GM is now the latest in a long line of auto makers announcing production stoppages due to chip shortages. The shortage has caused issues in a variety of industries and has had such a negative impact that President Biden has issued executive orders to review the supply chain in hopes to free up supplies. According to the Wall Street Journal, “The executive order mandates a 100-day review of supply chains for four areas: semiconductors, used in products from cars to phones; large-capacity batteries used in electric vehicles; pharmaceuticals and rare-earth elements that are key to technology and defense. Mr. Biden is also calling for a separate, one-year review of supply chains covering six broader sectors, from technology to food production. “The American people should never face shortages in the goods and services they rely on, whether that’s their car, their prescription medicines or the food at the local grocery store,” Mr. Biden said, at one point holding up a semiconductor. “We need to stop playing catch-up.”” Although this executive order will not fix the problem, it is an indication of the urgent need for these chips.
Unfortunately, the pandemic has not been the only factor causing supply chain disruptions. The issue has been compounded by the storm in Texas, the Ever Given ship stuck in the Suez Canal, as well as port backups across the United States. Automakers have been feeling the affects of this chip shortage and have reduced production or halted production entirely. Some of the companies who have publicly announced production issues are Ford Motor Co., Toyota Motor Corp., Volkswagen AG, Honda Motor Co., and Stellantis NV. These cuts could not come at a worse time as sales have rebounded in recent months. According to the Wall Street Journal, “The pace of U.S. vehicle sales in March leapt to its second-highest level ever for that month, the National Automobile Dealers Association said Thursday…The number of vehicles on dealership lots or en route to stores fell 10% to about 2.4 million by the end of March compared with a month earlier, according to research firm Wards Intelligence.” As demand rises and selection diminishes it will be interesting to see if consumer behavior changes.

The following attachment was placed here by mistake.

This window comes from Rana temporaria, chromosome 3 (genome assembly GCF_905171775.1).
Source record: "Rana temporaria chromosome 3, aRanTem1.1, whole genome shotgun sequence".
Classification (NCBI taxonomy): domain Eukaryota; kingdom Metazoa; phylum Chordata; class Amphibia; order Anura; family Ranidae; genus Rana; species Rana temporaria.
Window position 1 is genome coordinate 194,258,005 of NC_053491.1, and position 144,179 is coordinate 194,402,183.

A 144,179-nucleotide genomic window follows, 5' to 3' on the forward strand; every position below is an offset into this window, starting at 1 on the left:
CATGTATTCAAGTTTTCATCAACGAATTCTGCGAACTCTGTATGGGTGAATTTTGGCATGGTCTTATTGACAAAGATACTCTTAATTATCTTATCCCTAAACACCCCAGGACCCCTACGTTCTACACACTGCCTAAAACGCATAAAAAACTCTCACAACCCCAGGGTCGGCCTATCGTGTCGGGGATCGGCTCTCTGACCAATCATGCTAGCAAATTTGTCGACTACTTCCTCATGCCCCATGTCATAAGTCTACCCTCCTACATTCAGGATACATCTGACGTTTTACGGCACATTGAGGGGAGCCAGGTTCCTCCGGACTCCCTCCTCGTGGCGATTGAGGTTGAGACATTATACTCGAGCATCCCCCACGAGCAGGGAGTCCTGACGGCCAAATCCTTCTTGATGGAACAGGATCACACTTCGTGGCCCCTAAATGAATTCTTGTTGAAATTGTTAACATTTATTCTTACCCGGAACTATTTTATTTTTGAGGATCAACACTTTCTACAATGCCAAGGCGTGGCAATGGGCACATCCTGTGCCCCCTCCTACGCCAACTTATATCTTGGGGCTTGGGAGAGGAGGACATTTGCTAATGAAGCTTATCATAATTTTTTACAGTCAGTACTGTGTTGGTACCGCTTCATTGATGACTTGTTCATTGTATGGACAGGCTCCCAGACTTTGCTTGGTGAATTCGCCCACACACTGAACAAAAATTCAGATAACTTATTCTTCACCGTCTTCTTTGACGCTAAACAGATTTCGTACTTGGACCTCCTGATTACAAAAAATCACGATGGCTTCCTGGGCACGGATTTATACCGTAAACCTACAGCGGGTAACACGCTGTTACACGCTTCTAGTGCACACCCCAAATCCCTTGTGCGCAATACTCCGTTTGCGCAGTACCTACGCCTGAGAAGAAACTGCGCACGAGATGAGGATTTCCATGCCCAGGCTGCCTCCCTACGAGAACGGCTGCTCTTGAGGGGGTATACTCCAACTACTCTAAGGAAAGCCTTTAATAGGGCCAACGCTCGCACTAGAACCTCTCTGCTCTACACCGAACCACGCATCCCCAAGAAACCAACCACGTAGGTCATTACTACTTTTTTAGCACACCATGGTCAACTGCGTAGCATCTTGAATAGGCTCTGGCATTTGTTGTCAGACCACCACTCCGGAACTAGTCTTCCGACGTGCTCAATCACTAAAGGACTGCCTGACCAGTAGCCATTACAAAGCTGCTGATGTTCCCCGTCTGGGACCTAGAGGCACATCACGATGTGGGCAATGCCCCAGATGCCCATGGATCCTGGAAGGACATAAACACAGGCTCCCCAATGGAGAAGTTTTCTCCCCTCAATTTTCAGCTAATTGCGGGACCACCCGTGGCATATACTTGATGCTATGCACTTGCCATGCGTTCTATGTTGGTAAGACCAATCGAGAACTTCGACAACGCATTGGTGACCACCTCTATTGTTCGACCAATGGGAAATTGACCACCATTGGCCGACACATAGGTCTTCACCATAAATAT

These chips are used in everything from automobiles to laptops, to video game systems. As the ecosystem of consumerism changes due to the pandemic the demand for these chips his risen sharply but production has been halted due to restrictions in the countries that produce them. This basic supply and demand problem will be felt in almost every industry. Government agencies are now stepping in to reduce any impact felt by consumers, but will it be enough? Only time will tell, and time is running out.